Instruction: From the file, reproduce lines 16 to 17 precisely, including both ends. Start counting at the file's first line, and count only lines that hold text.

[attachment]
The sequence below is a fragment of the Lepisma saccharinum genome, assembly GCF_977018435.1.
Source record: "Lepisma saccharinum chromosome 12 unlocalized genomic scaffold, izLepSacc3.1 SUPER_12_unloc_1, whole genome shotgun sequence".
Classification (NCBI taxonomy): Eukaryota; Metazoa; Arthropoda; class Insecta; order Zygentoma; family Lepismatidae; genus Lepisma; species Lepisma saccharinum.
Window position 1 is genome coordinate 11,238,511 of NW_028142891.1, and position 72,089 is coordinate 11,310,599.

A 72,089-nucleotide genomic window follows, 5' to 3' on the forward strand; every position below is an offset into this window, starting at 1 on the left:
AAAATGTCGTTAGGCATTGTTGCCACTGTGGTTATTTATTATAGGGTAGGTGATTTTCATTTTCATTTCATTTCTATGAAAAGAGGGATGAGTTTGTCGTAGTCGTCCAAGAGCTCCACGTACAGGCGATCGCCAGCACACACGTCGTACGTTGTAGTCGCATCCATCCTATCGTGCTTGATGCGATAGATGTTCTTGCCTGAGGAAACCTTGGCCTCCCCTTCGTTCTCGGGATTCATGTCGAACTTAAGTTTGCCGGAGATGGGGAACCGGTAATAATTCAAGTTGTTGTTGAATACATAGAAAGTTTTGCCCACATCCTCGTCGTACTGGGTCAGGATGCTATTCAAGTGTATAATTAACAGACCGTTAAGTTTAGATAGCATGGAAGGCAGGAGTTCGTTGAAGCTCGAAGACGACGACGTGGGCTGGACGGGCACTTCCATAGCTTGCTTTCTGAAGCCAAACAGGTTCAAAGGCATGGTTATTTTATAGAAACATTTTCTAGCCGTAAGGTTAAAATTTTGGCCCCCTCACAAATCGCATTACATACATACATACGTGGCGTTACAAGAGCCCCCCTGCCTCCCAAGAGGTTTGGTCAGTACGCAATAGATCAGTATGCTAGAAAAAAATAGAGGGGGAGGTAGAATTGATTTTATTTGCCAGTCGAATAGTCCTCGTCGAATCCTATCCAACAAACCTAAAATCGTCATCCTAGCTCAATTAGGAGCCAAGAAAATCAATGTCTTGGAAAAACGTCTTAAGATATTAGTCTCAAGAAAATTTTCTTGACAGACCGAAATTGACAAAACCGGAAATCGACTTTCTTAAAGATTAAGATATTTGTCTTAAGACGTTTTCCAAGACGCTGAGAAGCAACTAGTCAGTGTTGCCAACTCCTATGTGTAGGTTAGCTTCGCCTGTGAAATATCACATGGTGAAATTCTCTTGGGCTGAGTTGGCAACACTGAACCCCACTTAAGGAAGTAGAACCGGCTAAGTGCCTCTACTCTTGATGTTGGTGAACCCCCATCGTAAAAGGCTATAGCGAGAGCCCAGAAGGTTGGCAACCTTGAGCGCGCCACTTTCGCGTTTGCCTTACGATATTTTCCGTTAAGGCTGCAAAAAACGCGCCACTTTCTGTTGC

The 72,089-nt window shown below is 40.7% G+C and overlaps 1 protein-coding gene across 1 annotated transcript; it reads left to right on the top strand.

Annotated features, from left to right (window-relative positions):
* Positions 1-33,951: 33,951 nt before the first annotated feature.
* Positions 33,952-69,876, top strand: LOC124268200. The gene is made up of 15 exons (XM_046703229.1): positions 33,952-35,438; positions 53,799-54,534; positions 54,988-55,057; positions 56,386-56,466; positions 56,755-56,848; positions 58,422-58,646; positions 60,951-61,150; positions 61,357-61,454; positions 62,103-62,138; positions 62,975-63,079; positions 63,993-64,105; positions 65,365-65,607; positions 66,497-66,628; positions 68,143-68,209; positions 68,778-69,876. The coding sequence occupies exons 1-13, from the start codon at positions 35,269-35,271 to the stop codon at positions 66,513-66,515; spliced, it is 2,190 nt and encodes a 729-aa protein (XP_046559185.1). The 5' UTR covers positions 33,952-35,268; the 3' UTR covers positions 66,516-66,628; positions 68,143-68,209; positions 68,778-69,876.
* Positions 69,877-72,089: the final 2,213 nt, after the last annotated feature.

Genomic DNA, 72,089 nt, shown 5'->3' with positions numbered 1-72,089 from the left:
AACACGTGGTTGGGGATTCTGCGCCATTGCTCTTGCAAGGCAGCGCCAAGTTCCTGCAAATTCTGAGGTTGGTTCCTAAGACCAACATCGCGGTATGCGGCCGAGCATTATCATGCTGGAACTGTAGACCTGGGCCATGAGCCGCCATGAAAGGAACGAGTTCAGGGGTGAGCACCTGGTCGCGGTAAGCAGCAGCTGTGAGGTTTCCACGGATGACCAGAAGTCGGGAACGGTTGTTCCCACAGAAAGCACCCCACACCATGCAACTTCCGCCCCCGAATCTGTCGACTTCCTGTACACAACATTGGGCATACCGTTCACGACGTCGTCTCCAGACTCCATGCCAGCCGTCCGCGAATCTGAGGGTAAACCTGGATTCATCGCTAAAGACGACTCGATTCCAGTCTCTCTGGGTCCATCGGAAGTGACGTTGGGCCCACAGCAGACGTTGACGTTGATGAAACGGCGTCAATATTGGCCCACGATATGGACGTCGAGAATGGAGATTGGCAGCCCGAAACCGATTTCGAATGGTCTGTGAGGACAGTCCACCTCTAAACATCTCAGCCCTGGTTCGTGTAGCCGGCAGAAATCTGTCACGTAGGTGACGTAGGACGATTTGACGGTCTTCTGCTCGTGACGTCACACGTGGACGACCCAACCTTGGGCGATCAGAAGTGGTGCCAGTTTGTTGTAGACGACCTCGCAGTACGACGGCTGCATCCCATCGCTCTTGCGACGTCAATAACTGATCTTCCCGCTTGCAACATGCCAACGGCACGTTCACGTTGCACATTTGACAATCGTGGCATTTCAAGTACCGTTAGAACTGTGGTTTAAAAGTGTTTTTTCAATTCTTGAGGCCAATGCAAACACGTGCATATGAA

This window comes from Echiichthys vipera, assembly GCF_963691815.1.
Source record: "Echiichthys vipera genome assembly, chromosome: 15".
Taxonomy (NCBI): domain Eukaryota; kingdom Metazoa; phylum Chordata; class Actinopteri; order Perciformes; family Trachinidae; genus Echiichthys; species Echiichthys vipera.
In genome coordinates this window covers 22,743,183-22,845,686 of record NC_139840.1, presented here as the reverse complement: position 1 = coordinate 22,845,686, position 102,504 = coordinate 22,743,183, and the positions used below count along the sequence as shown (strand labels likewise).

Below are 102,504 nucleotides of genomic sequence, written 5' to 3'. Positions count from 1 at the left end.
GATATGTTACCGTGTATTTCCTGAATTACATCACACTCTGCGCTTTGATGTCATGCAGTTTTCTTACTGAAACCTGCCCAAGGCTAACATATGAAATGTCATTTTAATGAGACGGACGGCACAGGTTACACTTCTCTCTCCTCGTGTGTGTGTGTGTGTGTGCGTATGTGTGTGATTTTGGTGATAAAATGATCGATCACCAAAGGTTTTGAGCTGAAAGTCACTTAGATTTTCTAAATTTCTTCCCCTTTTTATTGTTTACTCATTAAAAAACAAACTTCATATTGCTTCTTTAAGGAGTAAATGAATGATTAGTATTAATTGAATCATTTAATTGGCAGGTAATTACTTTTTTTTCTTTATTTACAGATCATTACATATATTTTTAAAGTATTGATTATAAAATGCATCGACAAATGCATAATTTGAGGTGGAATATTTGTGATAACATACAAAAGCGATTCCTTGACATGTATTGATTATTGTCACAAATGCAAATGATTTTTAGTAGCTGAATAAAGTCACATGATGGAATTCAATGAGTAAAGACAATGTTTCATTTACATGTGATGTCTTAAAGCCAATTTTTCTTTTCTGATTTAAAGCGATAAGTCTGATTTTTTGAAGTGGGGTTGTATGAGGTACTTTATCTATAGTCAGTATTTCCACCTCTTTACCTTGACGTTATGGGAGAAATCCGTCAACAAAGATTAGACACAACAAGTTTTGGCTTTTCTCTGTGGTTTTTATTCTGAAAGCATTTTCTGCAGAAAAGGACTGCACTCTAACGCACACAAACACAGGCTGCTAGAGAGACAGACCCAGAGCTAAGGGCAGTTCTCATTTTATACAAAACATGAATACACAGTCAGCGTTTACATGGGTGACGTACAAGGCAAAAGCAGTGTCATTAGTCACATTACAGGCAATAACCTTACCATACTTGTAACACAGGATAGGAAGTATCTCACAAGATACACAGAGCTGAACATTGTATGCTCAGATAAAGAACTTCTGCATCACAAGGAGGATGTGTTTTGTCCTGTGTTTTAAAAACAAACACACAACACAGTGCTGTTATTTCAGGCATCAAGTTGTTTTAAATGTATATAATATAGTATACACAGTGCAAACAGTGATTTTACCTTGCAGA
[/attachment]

Taxonomy (NCBI): domain Eukaryota; kingdom Metazoa; phylum Chordata; class Actinopteri; order Perciformes; family Trachinidae; genus Echiichthys; species Echiichthys vipera.
In genome coordinates this window covers 22,743,183-22,845,686 of record NC_139840.1, presented here as the reverse complement: position 1 = coordinate 22,845,686, position 102,504 = coordinate 22,743,183, and the positions used below count along the sequence as shown (strand labels likewise).